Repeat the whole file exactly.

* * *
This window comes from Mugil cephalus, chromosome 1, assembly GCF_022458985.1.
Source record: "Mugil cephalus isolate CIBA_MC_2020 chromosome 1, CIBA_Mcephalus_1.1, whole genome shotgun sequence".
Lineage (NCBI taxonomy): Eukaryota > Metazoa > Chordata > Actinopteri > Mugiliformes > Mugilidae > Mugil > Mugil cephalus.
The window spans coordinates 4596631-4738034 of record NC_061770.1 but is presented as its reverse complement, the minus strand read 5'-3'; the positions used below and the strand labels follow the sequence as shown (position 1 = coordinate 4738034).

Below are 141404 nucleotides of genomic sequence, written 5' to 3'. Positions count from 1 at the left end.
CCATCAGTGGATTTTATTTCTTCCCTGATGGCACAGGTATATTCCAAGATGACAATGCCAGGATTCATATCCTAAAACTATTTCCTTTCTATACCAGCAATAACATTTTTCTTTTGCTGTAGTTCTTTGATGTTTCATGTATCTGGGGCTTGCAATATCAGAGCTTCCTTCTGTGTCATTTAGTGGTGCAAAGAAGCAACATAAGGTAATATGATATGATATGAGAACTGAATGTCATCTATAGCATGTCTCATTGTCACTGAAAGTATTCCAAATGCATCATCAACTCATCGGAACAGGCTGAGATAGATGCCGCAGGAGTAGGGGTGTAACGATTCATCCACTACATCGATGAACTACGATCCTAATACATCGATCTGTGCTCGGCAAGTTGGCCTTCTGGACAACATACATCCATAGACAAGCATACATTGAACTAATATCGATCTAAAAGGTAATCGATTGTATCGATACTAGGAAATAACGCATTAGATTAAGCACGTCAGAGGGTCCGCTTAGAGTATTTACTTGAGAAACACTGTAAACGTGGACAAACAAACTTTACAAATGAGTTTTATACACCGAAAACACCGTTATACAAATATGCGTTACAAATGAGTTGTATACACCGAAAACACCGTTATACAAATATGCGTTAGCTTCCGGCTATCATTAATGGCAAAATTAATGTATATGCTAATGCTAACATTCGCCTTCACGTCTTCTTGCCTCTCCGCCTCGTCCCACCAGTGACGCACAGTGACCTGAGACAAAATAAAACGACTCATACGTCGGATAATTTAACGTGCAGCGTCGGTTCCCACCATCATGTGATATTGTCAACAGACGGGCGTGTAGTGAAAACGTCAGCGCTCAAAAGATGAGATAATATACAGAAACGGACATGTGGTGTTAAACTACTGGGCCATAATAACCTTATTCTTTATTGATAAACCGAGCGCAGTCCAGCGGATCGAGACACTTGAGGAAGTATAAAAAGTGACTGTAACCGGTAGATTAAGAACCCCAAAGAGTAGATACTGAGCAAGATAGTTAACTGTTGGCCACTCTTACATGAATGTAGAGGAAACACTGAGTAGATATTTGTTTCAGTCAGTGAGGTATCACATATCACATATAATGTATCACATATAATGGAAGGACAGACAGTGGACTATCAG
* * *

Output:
This window comes from Mugil cephalus, chromosome 1, assembly GCF_022458985.1.
Source record: "Mugil cephalus isolate CIBA_MC_2020 chromosome 1, CIBA_Mcephalus_1.1, whole genome shotgun sequence".
Lineage (NCBI taxonomy): Eukaryota > Metazoa > Chordata > Actinopteri > Mugiliformes > Mugilidae > Mugil > Mugil cephalus.
The window spans coordinates 4596631-4738034 of record NC_061770.1 but is presented as its reverse complement, the minus strand read 5'-3'; the positions used below and the strand labels follow the sequence as shown (position 1 = coordinate 4738034).

Below are 141404 nucleotides of genomic sequence, written 5' to 3'. Positions count from 1 at the left end.
CCATCAGTGGATTTTATTTCTTCCCTGATGGCACAGGTATATTCCAAGATGACAATGCCAGGATTCATATCCTAAAACTATTTCCTTTCTATACCAGCAATAACATTTTTCTTTTGCTGTAGTTCTTTGATGTTTCATGTATCTGGGGCTTGCAATATCAGAGCTTCCTTCTGTGTCATTTAGTGGTGCAAAGAAGCAACATAAGGTAATATGATATGATATGAGAACTGAATGTCATCTATAGCATGTCTCATTGTCACTGAAAGTATTCCAAATGCATCATCAACTCATCGGAACAGGCTGAGATAGATGCCGCAGGAGTAGGGGTGTAACGATTCATCCACTACATCGATGAACTACGATCCTAATACATCGATCTGTGCTCGGCAAGTTGGCCTTCTGGACAACATACATCCATAGACAAGCATACATTGAACTAATATCGATCTAAAAGGTAATCGATTGTATCGATACTAGGAAATAACGCATTAGATTAAGCACGTCAGAGGGTCCGCTTAGAGTATTTACTTGAGAAACACTGTAAACGTGGACAAACAAACTTTACAAATGAGTTTTATACACCGAAAACACCGTTATACAAATATGCGTTACAAATGAGTTGTATACACCGAAAACACCGTTATACAAATATGCGTTAGCTTCCGGCTATCATTAATGGCAAAATTAATGTATATGCTAATGCTAACATTCGCCTTCACGTCTTCTTGCCTCTCCGCCTCGTCCCACCAGTGACGCACAGTGACCTGAGACAAAATAAAACGACTCATACGTCGGATAATTTAACGTGCAGCGTCGGTTCCCACCATCATGTGATATTGTCAACAGACGGGCGTGTAGTGAAAACGTCAGCGCTCAAAAGATGAGATAATATACAGAAACGGACATGTGGTGTTAAACTACTGGGCCATAATAACCTTATTCTTTATTGATAAACCGAGCGCAGTCCAGCGGATCGAGACACTTGAGGAAGTATAAAAAGTGACTGTAACCGGTAGATTAAGAACCCCAAAGAGTAGATACTGAGCAAGATAGTTAACTGTTGGCCACTCTTACATGAATGTAGAGGAAACACTGAGTAGATATTTGTTTCAGTCAGTGAGGTATCACATATCACATATAATGTATCACATATAATGGAAGGACAGACAGTGGACTATCAG